TORONTO, Ont. – Neighborhood fireworks were celebrating Canada Day yesterday, but trade organizations were also celebrating the new Canada-U.S.-Mexico Agreement (CUSMA) that now governs every load to cross the border.
About 10 million trucks cross the Canada-U.S. border in a typical year, accounting for about 70% of trade with the U.S.
This is no typical year, however. The border itself remains closed to anything other than essential traffic like trucks until at least July 31, under pandemic-related restrictions. While truck crossings are improving, the volumes are still lower than they were a year ago, as industries face an economic downturn relating to Covid-19.
There were 104,247 truck drivers who crossed into Canada from June 15 to 21, up from just over 101,000 the previous week. But that was still down from 116,613 seen in the same period in 2019.
The negotiation process for a new deal itself was triggered by U.S. President Donald Trump, who introduced steel and aluminum tariffs and threatened to tear up the previous North American Free Trade Agreement (NAFTA) that had governed cross-border trade since 1994. In the years since 1993, Canada’s trade with the U.S. more than doubled, and it increased nine-fold with Mexico.
“CUSMA is protecting and nurturing the growth of the $1.5 trillion in trade between the three signatory countries. It is a great way to celebrate Canada Day by securing a vital and fair trade agreement with our key trading partners,” said Canadian Trucking Alliance (CTA) chairman Scott Smith. “CUSMA will remove uncertainty in the supply chain, which is much needed during the Covid-19 crisis.”
“This is a tremendous day,” said American Trucking Associations (ATA) president and CEO Chris Spear, “thanks to the efforts of many people in our three nations, USMCA is officially taking effect. It is the first significant revision in our nation’s trading relationship in nearly three decades and will foster growth in all three nations at a time when the economy can use a shot in the arm.”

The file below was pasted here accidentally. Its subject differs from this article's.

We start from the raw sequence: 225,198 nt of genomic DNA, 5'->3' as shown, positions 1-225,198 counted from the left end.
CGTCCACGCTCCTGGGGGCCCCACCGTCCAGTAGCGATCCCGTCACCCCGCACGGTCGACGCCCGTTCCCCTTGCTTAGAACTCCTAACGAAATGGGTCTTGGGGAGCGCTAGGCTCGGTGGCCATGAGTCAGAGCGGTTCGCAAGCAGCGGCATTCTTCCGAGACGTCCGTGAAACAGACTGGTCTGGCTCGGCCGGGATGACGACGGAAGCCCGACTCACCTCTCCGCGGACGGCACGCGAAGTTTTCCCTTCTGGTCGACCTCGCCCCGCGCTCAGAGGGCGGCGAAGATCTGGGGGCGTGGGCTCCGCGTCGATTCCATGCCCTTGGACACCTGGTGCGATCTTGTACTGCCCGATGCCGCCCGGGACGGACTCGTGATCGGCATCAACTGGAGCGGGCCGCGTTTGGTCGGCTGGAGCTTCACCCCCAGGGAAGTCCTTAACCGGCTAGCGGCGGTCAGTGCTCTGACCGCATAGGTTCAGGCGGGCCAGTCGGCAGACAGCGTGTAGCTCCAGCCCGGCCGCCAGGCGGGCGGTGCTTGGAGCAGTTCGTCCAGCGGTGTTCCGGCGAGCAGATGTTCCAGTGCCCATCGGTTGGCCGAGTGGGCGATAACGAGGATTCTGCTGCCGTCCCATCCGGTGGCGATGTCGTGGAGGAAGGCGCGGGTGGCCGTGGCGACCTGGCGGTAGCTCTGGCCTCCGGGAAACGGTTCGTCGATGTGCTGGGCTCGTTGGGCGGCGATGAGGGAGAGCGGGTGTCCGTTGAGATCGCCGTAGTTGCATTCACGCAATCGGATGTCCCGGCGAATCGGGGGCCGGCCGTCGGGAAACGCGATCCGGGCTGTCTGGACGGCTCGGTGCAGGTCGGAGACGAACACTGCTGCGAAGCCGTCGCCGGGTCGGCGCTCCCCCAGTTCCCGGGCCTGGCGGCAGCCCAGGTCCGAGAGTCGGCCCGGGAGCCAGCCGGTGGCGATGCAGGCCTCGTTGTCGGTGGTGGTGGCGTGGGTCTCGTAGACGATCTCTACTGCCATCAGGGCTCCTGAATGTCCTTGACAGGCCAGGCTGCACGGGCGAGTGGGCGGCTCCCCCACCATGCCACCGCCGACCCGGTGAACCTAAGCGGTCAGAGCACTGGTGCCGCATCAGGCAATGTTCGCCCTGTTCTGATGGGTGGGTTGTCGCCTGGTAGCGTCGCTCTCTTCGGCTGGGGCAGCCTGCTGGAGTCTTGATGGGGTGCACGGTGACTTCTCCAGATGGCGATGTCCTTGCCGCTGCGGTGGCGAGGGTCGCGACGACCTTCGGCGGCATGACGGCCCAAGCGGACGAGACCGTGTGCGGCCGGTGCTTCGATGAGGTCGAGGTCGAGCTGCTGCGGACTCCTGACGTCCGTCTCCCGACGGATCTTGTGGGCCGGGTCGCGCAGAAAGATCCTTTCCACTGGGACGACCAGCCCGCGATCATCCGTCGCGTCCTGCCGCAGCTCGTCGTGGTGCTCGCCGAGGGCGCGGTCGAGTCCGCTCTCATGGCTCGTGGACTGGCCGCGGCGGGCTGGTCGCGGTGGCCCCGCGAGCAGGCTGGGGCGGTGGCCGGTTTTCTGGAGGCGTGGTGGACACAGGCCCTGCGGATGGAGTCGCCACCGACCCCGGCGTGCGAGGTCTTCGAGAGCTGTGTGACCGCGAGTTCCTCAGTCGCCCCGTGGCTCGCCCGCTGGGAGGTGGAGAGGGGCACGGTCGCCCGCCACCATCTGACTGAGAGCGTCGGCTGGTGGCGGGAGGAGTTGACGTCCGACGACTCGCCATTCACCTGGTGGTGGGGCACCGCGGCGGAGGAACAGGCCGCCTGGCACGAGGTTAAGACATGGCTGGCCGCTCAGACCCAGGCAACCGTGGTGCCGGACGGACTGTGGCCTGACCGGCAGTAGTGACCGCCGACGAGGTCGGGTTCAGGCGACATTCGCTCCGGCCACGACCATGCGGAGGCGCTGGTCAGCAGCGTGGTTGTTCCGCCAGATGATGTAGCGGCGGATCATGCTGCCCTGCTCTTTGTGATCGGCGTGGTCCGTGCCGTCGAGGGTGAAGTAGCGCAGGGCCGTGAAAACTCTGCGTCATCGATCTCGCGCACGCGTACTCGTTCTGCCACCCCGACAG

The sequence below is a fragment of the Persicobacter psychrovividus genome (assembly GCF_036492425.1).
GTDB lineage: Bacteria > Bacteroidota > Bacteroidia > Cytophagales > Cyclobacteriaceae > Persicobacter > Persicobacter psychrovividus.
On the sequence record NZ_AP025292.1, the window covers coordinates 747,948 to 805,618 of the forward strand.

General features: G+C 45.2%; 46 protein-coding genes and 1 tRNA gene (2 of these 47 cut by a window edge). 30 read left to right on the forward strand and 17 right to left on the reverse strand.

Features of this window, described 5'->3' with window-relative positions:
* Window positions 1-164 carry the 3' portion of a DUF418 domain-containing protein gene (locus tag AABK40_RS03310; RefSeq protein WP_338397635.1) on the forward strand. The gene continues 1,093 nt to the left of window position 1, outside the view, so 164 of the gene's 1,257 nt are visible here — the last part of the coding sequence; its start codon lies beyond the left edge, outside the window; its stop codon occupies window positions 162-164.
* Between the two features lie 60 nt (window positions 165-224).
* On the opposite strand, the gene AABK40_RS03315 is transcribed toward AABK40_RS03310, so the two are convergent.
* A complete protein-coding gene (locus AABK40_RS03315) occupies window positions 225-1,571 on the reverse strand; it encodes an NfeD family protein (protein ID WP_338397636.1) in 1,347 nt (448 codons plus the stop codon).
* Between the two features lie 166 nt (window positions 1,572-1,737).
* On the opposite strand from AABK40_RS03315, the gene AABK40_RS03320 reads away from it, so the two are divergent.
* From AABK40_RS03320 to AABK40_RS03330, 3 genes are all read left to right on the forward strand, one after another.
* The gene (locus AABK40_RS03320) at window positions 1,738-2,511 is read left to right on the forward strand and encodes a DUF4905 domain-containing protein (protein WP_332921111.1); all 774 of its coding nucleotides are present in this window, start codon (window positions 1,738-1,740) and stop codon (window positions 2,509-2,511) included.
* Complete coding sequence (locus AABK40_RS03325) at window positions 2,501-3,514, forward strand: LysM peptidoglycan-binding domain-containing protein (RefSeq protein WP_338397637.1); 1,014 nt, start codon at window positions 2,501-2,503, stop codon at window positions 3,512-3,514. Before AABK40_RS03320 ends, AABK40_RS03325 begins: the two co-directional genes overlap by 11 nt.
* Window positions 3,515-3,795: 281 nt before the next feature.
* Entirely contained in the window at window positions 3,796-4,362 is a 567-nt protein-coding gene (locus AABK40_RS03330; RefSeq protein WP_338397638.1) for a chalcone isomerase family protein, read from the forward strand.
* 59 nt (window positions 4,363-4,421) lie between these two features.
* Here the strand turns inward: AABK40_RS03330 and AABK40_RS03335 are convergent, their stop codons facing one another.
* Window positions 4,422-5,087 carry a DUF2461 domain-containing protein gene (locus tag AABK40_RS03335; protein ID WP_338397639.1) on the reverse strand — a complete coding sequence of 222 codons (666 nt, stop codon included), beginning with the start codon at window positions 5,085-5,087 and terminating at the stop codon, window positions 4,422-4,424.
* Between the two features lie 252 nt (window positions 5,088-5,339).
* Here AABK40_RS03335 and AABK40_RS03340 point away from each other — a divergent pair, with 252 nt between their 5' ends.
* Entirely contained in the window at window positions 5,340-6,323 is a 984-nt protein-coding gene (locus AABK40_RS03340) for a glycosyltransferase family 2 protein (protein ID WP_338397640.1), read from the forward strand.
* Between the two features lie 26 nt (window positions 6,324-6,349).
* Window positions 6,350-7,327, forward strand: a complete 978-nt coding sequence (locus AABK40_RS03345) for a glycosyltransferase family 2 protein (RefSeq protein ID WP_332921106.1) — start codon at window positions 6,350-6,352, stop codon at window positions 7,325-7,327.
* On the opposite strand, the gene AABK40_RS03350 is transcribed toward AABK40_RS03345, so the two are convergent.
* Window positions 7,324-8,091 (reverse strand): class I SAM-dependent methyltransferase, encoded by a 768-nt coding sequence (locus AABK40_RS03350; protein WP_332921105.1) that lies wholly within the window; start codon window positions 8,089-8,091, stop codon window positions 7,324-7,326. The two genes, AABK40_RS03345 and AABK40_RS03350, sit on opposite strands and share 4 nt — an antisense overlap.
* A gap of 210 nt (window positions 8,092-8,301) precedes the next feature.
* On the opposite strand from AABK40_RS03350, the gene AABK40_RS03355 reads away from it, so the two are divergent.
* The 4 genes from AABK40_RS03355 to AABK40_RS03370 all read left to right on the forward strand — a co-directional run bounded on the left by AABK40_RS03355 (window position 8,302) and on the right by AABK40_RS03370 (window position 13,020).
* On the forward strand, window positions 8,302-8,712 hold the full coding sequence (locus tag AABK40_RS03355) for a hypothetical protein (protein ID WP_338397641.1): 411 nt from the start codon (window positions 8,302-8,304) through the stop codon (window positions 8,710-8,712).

The order of letters in the deal’s name differs by country. South of the border, it’s known as the U.S.-Mexico-Canada Agreement.
In another statement, the Motor and Equipment Manufacturers Association (MEMA) referred to it as a “strong, bipartisan achievement by Congress and the Trump Administration,” adding that it will strengthen North American supply chains, U.S. job creation and economic growth. “With 90% support in Congress, the USMCA may prove to be a new model for trade in the hemisphere and beyond.”
Among other changes, CUSMA places new rules on the origin of materials and components used to make trucks themselves. Seventy percent of a truck’s identified principal parts – including things like clutches, drive axles, and wheels – now need to come from this trade region, along with 60% of complementary parts like brakes and lithium-ion batteries. Those levels will be phased in over seven years.
Both levels are higher than the NAFTA-imposed limits of 60% of principal parts and 50% of complementary parts. But aftermarket replacement parts are not affected by the limits.
While the agreement is meant to offer certainty for trade, there is still some uncertainty to address. Rumors of other potential aluminum tariffs are still emerging, despite split opinions within the U.S. industry itself.
The Owner-Operator Independent Drivers Association (OOIDA) also sees the new deal as a tool to block unsafe Mexican carriers from taking U.S. jobs.
“The USMCA creates a thorough review process to identify and remove Mexico-based carriers and operators that pose material economic harm to American truckers,” said OOIDA president Todd Spencer. “This means greater scrutiny of entities in cross-border trucking and enforcement of labor provisions.”
“This will hopefully prevent or reduce Mexico-domiciled carriers that are exploiting our laws from operating on U.S. highways, which has significantly lowered wages for American drivers across numerous segments of trucking,” he said.
“Very little changes for trucking today, but going forward, USMCA will not only keep industry in North America, benefiting trucking, it will likely attract new factories and economic activity, which will lead to more trucking activity,” said ATA chief economist and senior vice-president of international trade policy and cross-border operations.
“International trade, and specifically trade with the US and Canada and Mexico are tremendous drivers of freight for our industry. I expect that growth related to USMCA will provide a real boost for trucking in the coming years.”
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